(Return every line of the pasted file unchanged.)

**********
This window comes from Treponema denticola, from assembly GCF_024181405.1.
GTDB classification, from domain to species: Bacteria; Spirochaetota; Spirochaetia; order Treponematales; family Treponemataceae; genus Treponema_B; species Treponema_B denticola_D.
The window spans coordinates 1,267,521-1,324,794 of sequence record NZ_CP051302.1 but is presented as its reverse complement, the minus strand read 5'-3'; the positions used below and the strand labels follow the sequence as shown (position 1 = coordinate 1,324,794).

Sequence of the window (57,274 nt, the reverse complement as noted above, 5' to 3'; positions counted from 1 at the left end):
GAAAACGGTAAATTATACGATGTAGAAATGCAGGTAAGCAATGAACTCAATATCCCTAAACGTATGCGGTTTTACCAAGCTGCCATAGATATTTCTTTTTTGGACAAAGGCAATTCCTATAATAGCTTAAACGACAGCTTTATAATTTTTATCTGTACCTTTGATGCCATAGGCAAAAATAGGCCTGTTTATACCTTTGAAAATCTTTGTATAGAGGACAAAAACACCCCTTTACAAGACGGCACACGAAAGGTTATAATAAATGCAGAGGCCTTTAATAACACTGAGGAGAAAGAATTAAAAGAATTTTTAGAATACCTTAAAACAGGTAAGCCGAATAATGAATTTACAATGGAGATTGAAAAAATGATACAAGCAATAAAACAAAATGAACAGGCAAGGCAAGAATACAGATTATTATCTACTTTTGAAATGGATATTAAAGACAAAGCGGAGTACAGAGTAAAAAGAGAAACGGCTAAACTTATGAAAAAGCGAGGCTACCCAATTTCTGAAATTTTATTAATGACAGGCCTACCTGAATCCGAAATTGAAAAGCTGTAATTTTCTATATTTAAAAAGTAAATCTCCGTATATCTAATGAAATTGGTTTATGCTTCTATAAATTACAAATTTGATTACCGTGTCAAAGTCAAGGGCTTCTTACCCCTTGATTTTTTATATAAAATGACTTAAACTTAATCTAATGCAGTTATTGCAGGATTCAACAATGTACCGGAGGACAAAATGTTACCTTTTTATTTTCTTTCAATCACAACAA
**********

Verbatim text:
This window comes from Treponema denticola, from assembly GCF_024181405.1.
GTDB classification, from domain to species: Bacteria; Spirochaetota; Spirochaetia; order Treponematales; family Treponemataceae; genus Treponema_B; species Treponema_B denticola_D.
The window spans coordinates 1,267,521-1,324,794 of sequence record NZ_CP051302.1 but is presented as its reverse complement, the minus strand read 5'-3'; the positions used below and the strand labels follow the sequence as shown (position 1 = coordinate 1,324,794).

Sequence of the window (57,274 nt, the reverse complement as noted above, 5' to 3'; positions counted from 1 at the left end):
GAAAACGGTAAATTATACGATGTAGAAATGCAGGTAAGCAATGAACTCAATATCCCTAAACGTATGCGGTTTTACCAAGCTGCCATAGATATTTCTTTTTTGGACAAAGGCAATTCCTATAATAGCTTAAACGACAGCTTTATAATTTTTATCTGTACCTTTGATGCCATAGGCAAAAATAGGCCTGTTTATACCTTTGAAAATCTTTGTATAGAGGACAAAAACACCCCTTTACAAGACGGCACACGAAAGGTTATAATAAATGCAGAGGCCTTTAATAACACTGAGGAGAAAGAATTAAAAGAATTTTTAGAATACCTTAAAACAGGTAAGCCGAATAATGAATTTACAATGGAGATTGAAAAAATGATACAAGCAATAAAACAAAATGAACAGGCAAGGCAAGAATACAGATTATTATCTACTTTTGAAATGGATATTAAAGACAAAGCGGAGTACAGAGTAAAAAGAGAAACGGCTAAACTTATGAAAAAGCGAGGCTACCCAATTTCTGAAATTTTATTAATGACAGGCCTACCTGAATCCGAAATTGAAAAGCTGTAATTTTCTATATTTAAAAAGTAAATCTCCGTATATCTAATGAAATTGGTTTATGCTTCTATAAATTACAAATTTGATTACCGTGTCAAAGTCAAGGGCTTCTTACCCCTTGATTTTTTATATAAAATGACTTAAACTTAATCTAATGCAGTTATTGCAGGATTCAACAATGTACCGGAGGACAAAATGTTACCTTTTTATTTTCTTTCAATCACAACAA